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White or brown eggs: what color really says – and what it means for you

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Manish Saini
Manish works as a Journalist and writer at Revyuh.com. He has studied Political Science and graduated from Delhi University. He is a Political engineer, fascinated by politics, and traditional businesses. He is also attached to many NGO's in the country and helping poor children to get the basic education. Email: Manish (at) revyuh (dot) com

Brown or white, a cholesterol bomb or a nutrient supplier – almost everyone has an opinion on the subject of eggs. It is popularly said that brown chickens lay brown eggs. 

But what’s really true and why you should not eat eggs with silver spoons? 

Here you can read why eggs can have different colors and what that means for consumers.

Why do hens lay white or brown eggs?

This is genetic. Eggs can be white, brown, greenish or reddish – depending on which color pigments are stored in the lime shell. These come from special glands in the chicken that are responsible for the shell formation. Red pigments come from the blood, yellow ones from the bile. If they mix, the result is brown.

Brown hens lay brown eggs? Is that correct?

No, there is no connection between plumage and egg color. In order to be able to infer the shell color from the appearance of the chickens, you have to take a closer look. On the flaps of skin under the ear, the ear discs. If these are white in purebred chickens, this is usually also their eggs. If they have red ear discs, the shell is usually brown.

Are brown eggs healthier – or more organic than white?

The variants do not differ in the composition of the nutrients. The fact that there are mainly brown organic eggs is mainly due to consumer habits: They still usually associate white shells with cage-keeping. 

The poultry industry serves this assumption by mostly brown eggs being put on the market, whereas white eggs are more likely to be found in bakeries, large kitchens, and food companies.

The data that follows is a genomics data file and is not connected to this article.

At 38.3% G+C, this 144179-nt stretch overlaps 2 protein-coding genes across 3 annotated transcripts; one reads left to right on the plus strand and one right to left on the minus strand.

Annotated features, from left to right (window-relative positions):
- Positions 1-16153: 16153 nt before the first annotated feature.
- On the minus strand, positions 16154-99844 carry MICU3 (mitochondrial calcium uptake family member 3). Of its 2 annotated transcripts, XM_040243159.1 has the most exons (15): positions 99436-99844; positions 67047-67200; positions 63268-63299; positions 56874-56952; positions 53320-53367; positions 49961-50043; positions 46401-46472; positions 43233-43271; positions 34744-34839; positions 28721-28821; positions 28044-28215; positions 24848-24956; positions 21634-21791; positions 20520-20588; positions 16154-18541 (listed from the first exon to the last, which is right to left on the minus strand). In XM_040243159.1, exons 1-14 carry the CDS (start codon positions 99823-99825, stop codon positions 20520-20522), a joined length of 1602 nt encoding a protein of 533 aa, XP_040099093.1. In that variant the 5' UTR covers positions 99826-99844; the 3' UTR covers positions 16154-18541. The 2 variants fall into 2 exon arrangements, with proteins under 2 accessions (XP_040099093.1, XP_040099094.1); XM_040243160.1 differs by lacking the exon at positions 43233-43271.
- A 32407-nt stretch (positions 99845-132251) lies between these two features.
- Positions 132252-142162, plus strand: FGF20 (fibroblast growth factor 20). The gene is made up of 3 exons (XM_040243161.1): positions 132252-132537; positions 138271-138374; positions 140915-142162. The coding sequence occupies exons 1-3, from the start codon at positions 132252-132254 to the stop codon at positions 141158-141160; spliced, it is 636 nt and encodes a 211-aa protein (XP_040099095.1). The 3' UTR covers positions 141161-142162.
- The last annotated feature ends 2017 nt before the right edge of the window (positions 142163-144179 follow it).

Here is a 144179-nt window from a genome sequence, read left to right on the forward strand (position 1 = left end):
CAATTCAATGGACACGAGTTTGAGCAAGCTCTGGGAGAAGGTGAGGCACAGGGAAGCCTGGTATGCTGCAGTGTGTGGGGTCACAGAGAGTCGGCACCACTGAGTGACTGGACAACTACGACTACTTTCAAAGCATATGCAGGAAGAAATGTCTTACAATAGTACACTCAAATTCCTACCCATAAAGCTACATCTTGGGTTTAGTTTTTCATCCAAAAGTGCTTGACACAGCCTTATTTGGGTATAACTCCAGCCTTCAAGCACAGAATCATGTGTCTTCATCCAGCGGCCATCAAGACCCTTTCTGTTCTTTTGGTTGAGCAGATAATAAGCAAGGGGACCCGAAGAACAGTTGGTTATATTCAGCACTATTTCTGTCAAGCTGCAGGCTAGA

Are eggs really “healthy and invigorating”?

For a long time, they had a bad rap: cholesterol, calories, dioxin – and then salmonella. 

But they contain important vitamins, minerals, iodine, high-quality protein, and lecithin, which improve memory and strengthens nerves.

According to health experts, eggs should be prepared carefully to avoid spreading salmonella.

And according to registered dietitian Kristin Kirkpatrick, MS, RD, LD:

The current dietary guidelines don’t limit egg consumption as it did in the past.

Is protein made up of proteins?

Yes, but not exclusively. Because the thin egg white – colloquially also called protein – contains 90 percent water. The rest are vitamins, minerals and proteins, which are also often called proteins. However, the protein content in egg yolks is even higher than in egg white.

Eggs are a great source of protein.

Kirkpatrick says.

Are dark yellow yolks particularly nutritious?

The color of the yolk ranges from light yellow to deep orange, depending on how the hen is fed. That doesn’t change anything in terms of taste, freshness, nutritional value or quality. 

For a dark egg yolk that is particularly valued by consumers, producers sometimes mix natural colorings – so-called carotenoids – into the green fodder.

Why does the yolk turn greenish to bluish when cooked for a long time?

The discoloration is the result of a chemical reaction. With prolonged high temperatures, iron-bound in the egg yolk dissolves and migrates towards the edge of the yolk. At the same time, sulfur is released in the egg white when it is boiled. This is how hydrogen sulfide is produced. This moves in the direction of the egg yolk and reacts with the iron to form iron sulfide at the boundary between the two egg components. The result is a green-blue edge of the egg yolk, which continues to grow into the yolk with the cooking time.

Why not eat eggs with silver spoons?

There is also a chemical reason for this: the hydrogen sulfide from the egg white reacts with the silver to form silver sulfide, which turns the spoon black. In addition, smelly sulfur is produced.

Image Credit: Getty

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